It is a severe episode of mental illness which begins suddenly in the days or weeks after having a baby (129). Symptoms vary and can change rapidly. They can include high mood (mania), depression, confusion, hallucinations and delusions. Postpartum psychosis is a psychiatric emergency. You should seek help as quickly as possible.
Postpartum psychosis is different from postnatal depression and Baby Blues. It is a more severe illness.
There are many different ways the illness can start. Women often have symptoms of depression or mania or a mixture of these. Symptoms can change very quickly from hour to hour and from one day to the next.
There are many symptoms that occur in postpartum psychosis. These may include
* feeling “high”, “manic” or “on top of the world”, low mood and tearfulness, rapid changes in mood,
* anxiety or irritability,
* severe confusion,
* being restless and agitated,
* racing thoughts,
* behaviour that is out of character, being more talkative, active and sociable than usual, being very withdrawn and not talking to people,
* finding it hard to sleep, or not wanting to sleep;
* losing your inhibitions,
* feeling paranoid, suspicious, fearful;
* hallucinations: this means you see, hear, feel or smell things that aren’t really there;
* feeling as if you’re in a dream world;
* delusions: these are odd thoughts or beliefs that are unlikely to be true. For example, you might believe you have won the lottery (129).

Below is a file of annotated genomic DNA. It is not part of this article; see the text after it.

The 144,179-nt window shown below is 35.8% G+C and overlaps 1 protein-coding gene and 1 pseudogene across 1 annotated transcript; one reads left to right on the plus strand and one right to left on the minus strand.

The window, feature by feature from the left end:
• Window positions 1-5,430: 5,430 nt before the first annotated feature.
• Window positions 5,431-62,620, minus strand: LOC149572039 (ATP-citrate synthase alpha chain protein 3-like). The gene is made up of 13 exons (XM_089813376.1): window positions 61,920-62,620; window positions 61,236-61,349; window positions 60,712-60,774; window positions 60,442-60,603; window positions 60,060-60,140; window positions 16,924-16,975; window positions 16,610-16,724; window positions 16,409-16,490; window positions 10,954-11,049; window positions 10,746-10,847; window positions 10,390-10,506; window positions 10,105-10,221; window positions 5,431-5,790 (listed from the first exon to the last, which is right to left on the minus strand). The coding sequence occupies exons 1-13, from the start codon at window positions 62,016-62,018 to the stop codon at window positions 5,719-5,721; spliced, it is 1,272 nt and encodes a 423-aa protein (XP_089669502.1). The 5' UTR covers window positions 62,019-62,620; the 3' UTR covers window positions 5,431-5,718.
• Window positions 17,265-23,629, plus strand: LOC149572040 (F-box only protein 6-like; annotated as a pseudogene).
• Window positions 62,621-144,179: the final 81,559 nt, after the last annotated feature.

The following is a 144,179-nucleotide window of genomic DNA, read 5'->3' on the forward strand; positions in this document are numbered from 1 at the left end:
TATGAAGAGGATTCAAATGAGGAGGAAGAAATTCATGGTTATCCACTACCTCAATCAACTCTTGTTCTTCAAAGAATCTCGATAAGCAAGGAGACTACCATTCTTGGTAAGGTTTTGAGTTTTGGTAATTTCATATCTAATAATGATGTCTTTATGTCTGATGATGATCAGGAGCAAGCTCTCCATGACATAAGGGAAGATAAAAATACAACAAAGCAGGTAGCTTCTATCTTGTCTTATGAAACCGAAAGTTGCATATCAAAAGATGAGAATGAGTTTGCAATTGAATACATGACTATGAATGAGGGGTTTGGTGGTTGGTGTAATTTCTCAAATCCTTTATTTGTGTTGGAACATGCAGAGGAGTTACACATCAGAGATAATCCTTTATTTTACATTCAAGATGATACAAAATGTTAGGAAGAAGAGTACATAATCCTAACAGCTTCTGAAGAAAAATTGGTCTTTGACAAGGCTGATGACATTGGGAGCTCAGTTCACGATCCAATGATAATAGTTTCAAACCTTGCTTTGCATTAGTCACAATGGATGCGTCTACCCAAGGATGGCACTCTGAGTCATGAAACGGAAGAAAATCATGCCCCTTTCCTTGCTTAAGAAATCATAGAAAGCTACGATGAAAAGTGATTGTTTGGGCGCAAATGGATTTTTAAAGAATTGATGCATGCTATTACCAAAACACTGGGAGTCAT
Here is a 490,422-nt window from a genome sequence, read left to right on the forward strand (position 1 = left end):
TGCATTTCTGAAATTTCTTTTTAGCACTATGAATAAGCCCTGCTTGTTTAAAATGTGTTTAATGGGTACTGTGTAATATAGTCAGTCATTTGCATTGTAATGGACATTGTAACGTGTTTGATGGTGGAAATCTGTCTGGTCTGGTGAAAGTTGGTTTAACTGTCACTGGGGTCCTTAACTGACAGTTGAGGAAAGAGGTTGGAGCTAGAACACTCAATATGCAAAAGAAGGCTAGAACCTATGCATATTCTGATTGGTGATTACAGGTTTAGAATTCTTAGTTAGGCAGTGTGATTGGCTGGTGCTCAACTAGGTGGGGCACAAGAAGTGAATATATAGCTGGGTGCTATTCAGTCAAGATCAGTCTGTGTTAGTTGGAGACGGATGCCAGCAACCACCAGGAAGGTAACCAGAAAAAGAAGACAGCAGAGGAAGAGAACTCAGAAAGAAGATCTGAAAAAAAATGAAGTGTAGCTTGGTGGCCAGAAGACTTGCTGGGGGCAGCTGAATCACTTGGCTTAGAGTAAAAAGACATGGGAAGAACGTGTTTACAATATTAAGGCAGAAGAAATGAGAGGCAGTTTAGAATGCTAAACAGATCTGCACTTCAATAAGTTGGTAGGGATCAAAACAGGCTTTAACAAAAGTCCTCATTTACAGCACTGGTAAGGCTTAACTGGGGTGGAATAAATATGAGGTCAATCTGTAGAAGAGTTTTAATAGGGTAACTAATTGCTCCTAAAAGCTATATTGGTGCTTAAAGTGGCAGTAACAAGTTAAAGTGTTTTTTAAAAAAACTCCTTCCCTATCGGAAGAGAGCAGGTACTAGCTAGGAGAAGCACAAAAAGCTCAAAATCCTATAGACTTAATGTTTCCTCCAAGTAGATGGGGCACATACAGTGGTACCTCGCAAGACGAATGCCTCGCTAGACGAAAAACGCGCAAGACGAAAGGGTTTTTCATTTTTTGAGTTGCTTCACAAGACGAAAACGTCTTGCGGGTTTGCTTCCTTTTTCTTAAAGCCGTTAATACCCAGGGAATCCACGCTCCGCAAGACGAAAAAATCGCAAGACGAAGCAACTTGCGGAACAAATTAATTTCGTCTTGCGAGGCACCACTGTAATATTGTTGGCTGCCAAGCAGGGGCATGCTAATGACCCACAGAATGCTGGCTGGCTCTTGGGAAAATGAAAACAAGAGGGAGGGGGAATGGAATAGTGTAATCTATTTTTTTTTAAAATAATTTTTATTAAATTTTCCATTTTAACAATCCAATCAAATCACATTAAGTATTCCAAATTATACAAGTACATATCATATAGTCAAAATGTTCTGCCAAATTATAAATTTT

* You may not be able to look after yourself as well as you would when you are well.
* Your symptoms may make it very difficult for you to look after your baby.
If you have postpartum psychosis you may not realize you are ill. Your partner, family or friends may recognise that something is wrong and need to ask for help (129).
What help is available if I develop postpartum psychosis?
If you, your partner or family think that you have symptoms of postpartum psychosis, you need to be seen urgently. If you have been told during pregnancy that you have a high risk of postpartum psychosis, you may have a care plan. This should include emergency contact numbers for your mental health team or local crisis service (129).
It takes time for women to recover from an episode of postpartum psychosis (129).
In the long term being willing to talk about your experiences may aid recovery. Postpartum psychosis is often followed by a period of depression, anxiety, and low social confidence. It can take time to come to terms with what has happened to you. It’s normal to feel some sadness for missing out on early motherhood. It can take time to rebuild confidence in relationships and friendships. Most women get back to feeling like their usual selves again (129).
Counselling or couple therapy may be helpful for some couples (129).
Seek advice about getting expert help from a psychologist, psychotherapist or counsellor (129).